Data transfers in computing systems with memory hierarchies usually prolong computing time and, consequently, cause degradation of system performance. A method to determine data processing rates and the relative utilization of memories for various system configurations under a variety of program loads is presented. According to this method, a program-independent ultimate data processing rate is derived from characteristics of the processor and the fastest random access memory of the system, and degradation factors are determined by combining statistics of the data flow of actual programs and hardware parameters of the processor and all memories. The statistics of data flow in the memory hierarchy are obtained by analyzing a number of recorded address traces of executed programs. The method presented permits quick evaluation of system performance for arbitrary time periods and for maximum and minimum concurrence of operation of processors and memories. View full abstract»

    Full text access may be available. Click article title to sign in or learn about subscription options.
  • ``Intergraphic,'' A Microprogrammed Graphical-Interface Computer

    Publication Year: 1967 , Page(s): 773 - 784
    Save to Project icon | Request Permissions | Click to expandQuick Abstract | PDF file iconPDF (2194 KB)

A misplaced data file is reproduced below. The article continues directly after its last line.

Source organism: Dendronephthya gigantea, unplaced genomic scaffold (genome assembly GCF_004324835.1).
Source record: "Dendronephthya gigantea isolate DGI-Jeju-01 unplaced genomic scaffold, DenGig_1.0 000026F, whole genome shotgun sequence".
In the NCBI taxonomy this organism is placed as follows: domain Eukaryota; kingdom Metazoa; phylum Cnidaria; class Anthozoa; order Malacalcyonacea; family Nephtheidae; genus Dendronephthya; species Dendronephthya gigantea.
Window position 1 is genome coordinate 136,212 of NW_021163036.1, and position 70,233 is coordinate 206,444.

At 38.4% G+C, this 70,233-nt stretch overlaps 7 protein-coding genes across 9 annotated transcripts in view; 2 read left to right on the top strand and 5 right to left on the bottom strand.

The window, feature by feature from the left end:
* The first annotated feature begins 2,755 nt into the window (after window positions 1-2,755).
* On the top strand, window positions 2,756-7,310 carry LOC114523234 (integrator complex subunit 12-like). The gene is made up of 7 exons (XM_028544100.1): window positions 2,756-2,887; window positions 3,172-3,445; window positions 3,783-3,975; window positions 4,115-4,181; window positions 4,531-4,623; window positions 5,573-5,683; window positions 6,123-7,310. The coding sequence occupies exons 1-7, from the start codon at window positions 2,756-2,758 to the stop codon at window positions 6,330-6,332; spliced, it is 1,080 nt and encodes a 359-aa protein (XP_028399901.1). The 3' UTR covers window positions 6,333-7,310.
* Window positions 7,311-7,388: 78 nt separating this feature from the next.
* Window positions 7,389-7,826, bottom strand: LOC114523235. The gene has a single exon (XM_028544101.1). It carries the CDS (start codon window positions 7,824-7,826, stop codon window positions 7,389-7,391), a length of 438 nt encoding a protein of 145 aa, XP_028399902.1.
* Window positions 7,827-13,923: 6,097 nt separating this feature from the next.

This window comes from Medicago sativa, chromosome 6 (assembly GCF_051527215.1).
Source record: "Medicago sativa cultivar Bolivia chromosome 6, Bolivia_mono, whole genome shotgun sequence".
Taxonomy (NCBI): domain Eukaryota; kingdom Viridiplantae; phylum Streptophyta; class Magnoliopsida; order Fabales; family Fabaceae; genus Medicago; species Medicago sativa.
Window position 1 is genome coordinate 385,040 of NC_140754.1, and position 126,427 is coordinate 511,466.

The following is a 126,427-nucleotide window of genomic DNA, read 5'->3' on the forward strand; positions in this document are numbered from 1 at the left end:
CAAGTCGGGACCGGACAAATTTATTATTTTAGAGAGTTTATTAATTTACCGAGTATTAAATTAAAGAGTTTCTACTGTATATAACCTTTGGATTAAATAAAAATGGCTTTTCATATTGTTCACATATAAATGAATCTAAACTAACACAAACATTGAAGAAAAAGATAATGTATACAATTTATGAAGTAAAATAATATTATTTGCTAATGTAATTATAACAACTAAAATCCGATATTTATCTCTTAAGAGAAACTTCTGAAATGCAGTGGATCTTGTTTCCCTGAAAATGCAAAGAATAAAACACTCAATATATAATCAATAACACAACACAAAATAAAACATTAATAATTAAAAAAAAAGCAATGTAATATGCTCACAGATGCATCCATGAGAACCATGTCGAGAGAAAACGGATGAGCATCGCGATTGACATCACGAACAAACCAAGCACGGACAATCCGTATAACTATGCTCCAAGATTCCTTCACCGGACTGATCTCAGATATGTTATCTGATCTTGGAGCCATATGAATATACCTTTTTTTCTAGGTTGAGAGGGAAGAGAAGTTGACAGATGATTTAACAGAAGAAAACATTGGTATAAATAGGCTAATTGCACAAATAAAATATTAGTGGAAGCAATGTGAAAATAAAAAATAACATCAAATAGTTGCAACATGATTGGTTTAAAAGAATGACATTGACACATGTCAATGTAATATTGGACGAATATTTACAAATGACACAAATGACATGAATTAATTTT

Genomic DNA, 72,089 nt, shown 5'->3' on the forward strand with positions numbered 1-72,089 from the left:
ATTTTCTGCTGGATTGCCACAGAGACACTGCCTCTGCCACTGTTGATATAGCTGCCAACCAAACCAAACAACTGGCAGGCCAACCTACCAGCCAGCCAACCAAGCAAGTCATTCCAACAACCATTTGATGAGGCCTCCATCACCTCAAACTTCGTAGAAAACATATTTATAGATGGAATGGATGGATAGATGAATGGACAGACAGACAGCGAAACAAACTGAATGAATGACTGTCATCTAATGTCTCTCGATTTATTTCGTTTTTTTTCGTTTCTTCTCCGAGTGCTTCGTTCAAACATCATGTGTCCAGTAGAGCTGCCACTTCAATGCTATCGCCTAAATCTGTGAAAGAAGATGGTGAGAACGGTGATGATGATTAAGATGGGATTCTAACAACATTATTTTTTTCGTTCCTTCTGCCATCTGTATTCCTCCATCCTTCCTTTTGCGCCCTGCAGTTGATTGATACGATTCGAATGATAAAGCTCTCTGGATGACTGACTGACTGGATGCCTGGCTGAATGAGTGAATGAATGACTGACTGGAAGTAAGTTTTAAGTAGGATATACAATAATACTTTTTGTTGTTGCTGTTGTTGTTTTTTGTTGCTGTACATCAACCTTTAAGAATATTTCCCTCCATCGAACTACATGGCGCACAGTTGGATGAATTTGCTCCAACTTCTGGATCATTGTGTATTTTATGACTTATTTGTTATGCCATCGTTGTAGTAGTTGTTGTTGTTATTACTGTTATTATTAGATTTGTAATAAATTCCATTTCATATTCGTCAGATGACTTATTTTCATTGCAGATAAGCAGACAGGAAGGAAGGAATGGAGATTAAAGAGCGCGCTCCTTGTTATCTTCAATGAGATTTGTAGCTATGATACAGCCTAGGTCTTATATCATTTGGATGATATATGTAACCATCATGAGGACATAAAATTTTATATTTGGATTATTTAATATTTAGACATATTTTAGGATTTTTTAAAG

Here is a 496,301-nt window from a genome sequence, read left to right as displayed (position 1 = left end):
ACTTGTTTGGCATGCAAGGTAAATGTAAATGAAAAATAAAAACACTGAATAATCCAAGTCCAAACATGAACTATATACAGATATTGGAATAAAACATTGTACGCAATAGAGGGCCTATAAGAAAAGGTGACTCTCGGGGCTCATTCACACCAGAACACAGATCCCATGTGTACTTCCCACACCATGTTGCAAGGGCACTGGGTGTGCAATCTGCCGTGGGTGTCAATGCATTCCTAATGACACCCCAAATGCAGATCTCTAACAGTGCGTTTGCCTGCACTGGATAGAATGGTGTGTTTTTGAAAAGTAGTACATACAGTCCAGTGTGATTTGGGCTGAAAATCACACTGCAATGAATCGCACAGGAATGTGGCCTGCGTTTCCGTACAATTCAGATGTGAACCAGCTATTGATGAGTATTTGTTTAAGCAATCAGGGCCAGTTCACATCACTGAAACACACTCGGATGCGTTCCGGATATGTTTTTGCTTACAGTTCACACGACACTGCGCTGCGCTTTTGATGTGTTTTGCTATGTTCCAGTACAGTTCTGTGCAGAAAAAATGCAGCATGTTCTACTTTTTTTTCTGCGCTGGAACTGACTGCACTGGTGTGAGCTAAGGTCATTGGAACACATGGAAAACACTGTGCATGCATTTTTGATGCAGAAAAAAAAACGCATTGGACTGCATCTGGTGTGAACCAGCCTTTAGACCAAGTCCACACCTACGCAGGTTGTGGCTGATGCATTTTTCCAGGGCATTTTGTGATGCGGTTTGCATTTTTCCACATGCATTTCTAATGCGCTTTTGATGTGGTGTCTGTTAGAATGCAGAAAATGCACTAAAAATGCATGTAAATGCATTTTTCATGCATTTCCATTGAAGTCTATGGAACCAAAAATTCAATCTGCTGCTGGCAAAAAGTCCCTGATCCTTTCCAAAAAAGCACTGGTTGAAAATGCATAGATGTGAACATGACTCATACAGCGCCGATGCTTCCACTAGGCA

The paper describes a proposed microprogrammed interface computer, ``Intergraphic,'' which will link many (initially 13; potentially more than 50) general-purpose graphical terminals to a central processor. Intergraphic will generate new images once only, at high speed (10-MHz incremental plotting rates) on one of several small, electrostatically deflected, precision CRT's. The images will be generated on a 1024 by 1024 grid in incremental and random-point display modes by fast microcode sequences which interpret display lists from the central processor. The centrally generated images will be scan converted to standard television video signals and recorded on a multitrack video disk(s), each track refreshing a low-cost standard television terminal. User feedback will be via raster coordinates, determined by a light-pen (``raster-pen'') and simple counting circuits at each terminal. The paper concentrates on the digital interface structure which is versatile and fast (3-5 ns integrated circuits and 100-ns cycle-time READ-only memory). The description centers on display generation, although the structure is largely general purpose. The proposed operating system is outlined only since it is in an early stage of development. Also, the order-code accompanying data from the central processor is incomplete. However, new orders can be readily interpreted by adding microprograms to the READ-only memory (i.e., ``firmware,'' not hardware extensions); thus, the interface will also be a useful medium for experimentation in graphical structures and communication. View full abstract»